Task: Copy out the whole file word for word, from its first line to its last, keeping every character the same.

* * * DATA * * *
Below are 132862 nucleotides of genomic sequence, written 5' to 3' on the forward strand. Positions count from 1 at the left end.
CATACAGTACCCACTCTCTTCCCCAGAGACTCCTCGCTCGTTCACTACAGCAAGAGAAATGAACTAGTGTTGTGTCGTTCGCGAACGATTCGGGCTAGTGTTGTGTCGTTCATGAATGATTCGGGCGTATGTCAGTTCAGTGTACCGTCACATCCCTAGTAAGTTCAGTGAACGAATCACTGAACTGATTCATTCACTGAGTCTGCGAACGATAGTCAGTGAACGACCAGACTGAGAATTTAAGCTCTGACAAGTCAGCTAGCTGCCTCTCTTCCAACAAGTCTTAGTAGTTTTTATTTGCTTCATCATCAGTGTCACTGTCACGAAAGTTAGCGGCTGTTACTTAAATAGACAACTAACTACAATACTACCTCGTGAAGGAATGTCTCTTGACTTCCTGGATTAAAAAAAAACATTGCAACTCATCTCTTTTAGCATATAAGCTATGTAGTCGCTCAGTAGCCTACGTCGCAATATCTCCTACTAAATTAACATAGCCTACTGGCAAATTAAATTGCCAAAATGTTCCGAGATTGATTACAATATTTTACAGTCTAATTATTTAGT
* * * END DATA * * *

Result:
Below are 132862 nucleotides of genomic sequence, written 5' to 3' on the forward strand. Positions count from 1 at the left end.
CATACAGTACCCACTCTCTTCCCCAGAGACTCCTCGCTCGTTCACTACAGCAAGAGAAATGAACTAGTGTTGTGTCGTTCGCGAACGATTCGGGCTAGTGTTGTGTCGTTCATGAATGATTCGGGCGTATGTCAGTTCAGTGTACCGTCACATCCCTAGTAAGTTCAGTGAACGAATCACTGAACTGATTCATTCACTGAGTCTGCGAACGATAGTCAGTGAACGACCAGACTGAGAATTTAAGCTCTGACAAGTCAGCTAGCTGCCTCTCTTCCAACAAGTCTTAGTAGTTTTTATTTGCTTCATCATCAGTGTCACTGTCACGAAAGTTAGCGGCTGTTACTTAAATAGACAACTAACTACAATACTACCTCGTGAAGGAATGTCTCTTGACTTCCTGGATTAAAAAAAAACATTGCAACTCATCTCTTTTAGCATATAAGCTATGTAGTCGCTCAGTAGCCTACGTCGCAATATCTCCTACTAAATTAACATAGCCTACTGGCAAATTAAATTGCCAAAATGTTCCGAGATTGATTACAATATTTTACAGTCTAATTATTTAGT